After nearly 7 years of service I retired my Asus RT-16 router, which wasn't really a router, but a re-purposed wifi access point running AdvancedTomato. In its place I got a Ubiquiti EdgeRouter Lite. It is Debian-based and has a dual-core 500MHz 64-Bit MIPS CPU (Cavium Octeon+), 512M of ram and a 4G removable onboard USB stick for < $100. The router is completely open and, in fact, any advanced configuration has to be done from the command line. The Web UI has been improving, but there are still many things you can't do in it. In other words, exactly the type of device I prefer.

He made use of the open platform the router has to upgrade both the PHP installation and a bit of the web UI code to make things work happily with PHP 7. There's just three steps in his process:

  • Getting a Big-Endian MIPS64 build of PHP 7
  • Configuration (php.ini)
  • Fixing broken stuff

The "broken stuff" in this last item was only a few small changes that needed to be made to the web UI code for raw POST data fetching and session writes. He ends the post with a little summary of the performance post-changes and some about the opcode handling and memory use per request.

tagged: router edgerouter ui version language install upgrade configuration bigendian mips64 php7

Link: https://toys.lerdorf.com/archives/59-Upgrading-PHP-on-the-EdgeRouter-Lite.html

Fortifying Security in WordPress, Part 1
Jan 25, 2016 @ 11:19:15

The TutsPlus.com site has posted the first part of a series wanting to help you secure your WordPress installation even more effectively. In part one of the series they cover some of the basics of securing the installation itself and the environment it lives in.

Do you think WordPress is secure? It's OK if you don't, because many people think WordPress is an insecure content management system, yet it's very far from the truth... at least today. [...] I'm sorry if you think the other way, but it doesn't. Frequent patches don't necessarily mean that a piece of software is poorly coded against security threats.

[...] The important thing here is to be responsive and preemptive, and that's something that WordPress excels at. [...] Yet, nothing is a hundred percent secure. We're living in times in which scientists are about to crack the code in our brains! Nothing is impenetrable, including our brains apparently, and WordPress is no exception. But the impossibility of 100% security doesn't mean we shouldn't go for 99.999%.

The remainder of the post is broken down into two different tips with the code/configuration changes and descriptions for what you need to update:

  • Securing the .htaccess File
  • Security Tricks for the wp-config.php File and Its Contents

The second item on that list also gets into some of the constant definitions and some advice on generating good "salt keys" for the configuration.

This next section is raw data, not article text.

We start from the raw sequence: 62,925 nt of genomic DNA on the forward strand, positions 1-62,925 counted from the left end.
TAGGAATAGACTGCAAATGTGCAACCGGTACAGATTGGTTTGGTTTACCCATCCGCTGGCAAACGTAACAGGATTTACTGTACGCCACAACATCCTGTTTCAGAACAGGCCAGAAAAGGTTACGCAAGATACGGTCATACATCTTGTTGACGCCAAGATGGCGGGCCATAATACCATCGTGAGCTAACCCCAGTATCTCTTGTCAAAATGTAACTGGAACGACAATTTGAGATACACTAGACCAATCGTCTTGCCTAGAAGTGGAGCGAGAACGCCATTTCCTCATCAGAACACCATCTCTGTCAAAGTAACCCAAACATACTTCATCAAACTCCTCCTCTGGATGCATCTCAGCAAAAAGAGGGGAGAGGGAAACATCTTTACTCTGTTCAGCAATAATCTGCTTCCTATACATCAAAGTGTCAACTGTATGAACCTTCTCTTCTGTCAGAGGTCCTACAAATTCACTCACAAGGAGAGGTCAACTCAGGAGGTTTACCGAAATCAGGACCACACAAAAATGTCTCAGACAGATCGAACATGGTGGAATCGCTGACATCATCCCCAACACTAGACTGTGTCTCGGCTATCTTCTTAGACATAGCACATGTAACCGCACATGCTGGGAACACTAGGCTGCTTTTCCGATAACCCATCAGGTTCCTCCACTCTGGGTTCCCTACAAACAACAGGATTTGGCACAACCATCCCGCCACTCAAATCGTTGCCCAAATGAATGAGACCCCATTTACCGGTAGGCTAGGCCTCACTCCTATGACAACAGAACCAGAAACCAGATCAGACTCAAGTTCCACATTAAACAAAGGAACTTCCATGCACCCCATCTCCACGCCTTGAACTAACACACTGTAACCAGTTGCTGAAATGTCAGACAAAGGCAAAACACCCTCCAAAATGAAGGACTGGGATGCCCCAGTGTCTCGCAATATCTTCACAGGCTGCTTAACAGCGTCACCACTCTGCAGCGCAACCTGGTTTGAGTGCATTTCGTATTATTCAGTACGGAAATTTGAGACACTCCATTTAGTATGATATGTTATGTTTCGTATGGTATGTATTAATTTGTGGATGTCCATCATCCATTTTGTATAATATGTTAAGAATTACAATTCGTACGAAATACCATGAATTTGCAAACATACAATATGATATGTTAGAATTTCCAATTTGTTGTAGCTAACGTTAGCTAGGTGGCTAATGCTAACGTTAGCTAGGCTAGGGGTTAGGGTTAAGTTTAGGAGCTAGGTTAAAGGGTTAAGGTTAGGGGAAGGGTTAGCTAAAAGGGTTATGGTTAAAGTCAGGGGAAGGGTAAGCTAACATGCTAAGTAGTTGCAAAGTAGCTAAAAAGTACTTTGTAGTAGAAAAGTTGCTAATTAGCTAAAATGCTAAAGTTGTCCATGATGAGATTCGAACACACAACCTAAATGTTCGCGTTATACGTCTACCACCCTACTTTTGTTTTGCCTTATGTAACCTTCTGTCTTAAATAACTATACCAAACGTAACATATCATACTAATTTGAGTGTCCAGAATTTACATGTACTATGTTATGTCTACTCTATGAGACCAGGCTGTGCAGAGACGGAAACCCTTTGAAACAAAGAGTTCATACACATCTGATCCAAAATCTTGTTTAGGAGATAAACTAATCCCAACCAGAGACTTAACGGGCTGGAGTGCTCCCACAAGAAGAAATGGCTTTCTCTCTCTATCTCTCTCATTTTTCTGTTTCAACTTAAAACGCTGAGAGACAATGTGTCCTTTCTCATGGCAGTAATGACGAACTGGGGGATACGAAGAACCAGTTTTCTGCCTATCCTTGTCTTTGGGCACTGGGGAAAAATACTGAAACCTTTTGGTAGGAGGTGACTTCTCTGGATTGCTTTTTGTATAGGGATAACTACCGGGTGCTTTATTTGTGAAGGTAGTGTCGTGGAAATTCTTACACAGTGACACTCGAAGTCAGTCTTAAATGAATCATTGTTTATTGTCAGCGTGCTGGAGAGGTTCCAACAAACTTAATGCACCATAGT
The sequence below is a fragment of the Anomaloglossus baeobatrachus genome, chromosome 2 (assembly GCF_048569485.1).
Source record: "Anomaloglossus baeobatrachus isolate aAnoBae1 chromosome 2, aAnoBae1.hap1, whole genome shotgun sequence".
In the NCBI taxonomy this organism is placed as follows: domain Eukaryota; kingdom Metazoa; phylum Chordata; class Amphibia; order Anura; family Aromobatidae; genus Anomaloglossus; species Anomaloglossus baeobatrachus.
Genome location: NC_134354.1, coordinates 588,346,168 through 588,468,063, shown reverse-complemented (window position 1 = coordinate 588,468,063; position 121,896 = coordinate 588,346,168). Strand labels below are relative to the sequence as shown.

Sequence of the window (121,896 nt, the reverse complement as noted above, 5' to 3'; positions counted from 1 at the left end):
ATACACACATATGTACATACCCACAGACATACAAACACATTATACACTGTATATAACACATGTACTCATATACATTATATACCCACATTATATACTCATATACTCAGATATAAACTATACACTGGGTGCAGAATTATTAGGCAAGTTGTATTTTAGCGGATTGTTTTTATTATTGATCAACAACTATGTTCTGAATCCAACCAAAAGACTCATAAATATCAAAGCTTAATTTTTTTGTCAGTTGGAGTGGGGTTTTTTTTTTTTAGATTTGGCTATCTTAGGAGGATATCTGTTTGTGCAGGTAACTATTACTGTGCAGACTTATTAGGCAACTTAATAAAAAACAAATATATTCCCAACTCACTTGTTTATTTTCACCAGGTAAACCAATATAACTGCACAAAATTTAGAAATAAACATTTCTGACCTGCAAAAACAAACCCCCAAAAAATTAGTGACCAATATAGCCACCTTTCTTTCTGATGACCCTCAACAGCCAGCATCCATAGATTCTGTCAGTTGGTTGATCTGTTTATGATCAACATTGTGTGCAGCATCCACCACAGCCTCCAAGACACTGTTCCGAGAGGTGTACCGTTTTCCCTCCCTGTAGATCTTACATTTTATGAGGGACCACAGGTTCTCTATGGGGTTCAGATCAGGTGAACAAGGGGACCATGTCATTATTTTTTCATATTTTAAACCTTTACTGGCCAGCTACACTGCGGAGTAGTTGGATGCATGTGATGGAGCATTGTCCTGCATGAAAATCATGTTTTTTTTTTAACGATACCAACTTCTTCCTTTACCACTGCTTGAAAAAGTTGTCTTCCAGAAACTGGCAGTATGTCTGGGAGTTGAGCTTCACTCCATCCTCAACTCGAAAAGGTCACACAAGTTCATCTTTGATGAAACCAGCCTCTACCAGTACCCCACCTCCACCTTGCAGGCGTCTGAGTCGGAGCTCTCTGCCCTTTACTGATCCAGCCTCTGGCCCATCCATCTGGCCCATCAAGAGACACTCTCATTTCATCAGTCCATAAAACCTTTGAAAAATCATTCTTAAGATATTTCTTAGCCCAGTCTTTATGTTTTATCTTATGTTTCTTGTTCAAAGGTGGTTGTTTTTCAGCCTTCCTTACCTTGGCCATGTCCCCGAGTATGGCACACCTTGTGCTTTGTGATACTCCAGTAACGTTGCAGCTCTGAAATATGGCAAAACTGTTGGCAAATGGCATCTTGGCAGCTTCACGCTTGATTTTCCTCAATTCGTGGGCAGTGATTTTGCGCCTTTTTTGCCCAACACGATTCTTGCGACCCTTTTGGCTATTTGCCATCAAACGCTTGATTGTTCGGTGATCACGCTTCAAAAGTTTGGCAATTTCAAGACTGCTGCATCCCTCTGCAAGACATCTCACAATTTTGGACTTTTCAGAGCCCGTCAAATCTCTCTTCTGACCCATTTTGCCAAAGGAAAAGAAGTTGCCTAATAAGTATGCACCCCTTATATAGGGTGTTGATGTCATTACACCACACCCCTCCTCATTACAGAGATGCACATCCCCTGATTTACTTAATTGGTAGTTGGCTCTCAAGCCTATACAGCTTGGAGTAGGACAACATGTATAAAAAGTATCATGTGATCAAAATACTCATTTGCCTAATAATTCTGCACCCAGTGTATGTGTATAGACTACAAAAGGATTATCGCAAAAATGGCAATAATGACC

tagged: tutorial wordpress security series part1 htaccess configuration

Link: http://code.tutsplus.com/tutorials/fortifying-security-in-wordpress-part-1--cms-25403

Freek Van der Herten:
Some Laravel Homestead tips
Jan 18, 2016 @ 12:27:30

Freek Van der Herten has a post to his site sharing some Laravel Homestead tips you can use to optimize and customize your current Homestead installation.

Homestead is a pre-packaged Vagrant box that includes a good development environment. It was made and is maintained by Taylor Otwell, the creator of Laravel. In this post I’d like to share some tips regarding this box.

His list of tips includes:

  • Map all sites at once
  • Use a bash function to work with a globally installed homestead
  • Map your dotfiles directory

Each tip comes with a bit of code/configuration changes to make to be able to use the functionality and configure the instance correctly.

tagged: laravel homestead tips configuration command example

Link: https://murze.be/2016/01/some-laravel-homestead-tips/

Laravel News:
How To: Optimizing SSL on Laravel Forge
Jan 14, 2016 @ 09:27:59

On the Laravel News site there's a post showing you how to optimize your SSL support on Forge, the Laravel-related tool that makes creating and configuring servers simpler. The post focuses on a recently added feature to Forge, support for Let's Encrypt certificates, and other SSL optimizations.

Laravel Forge was recently to allow one-click installations of Let’s Encrypt certificates. It is now easier than ever to have your own SSL!

Let’s take a few extra minutes to optimize your server and help it perform faster and be more secure. In this tutorial we will look at using SSL session caching, HTTP Strict Transport Security (HSTS), and Hypertext Transfer Protocol 2 (HTTP/2).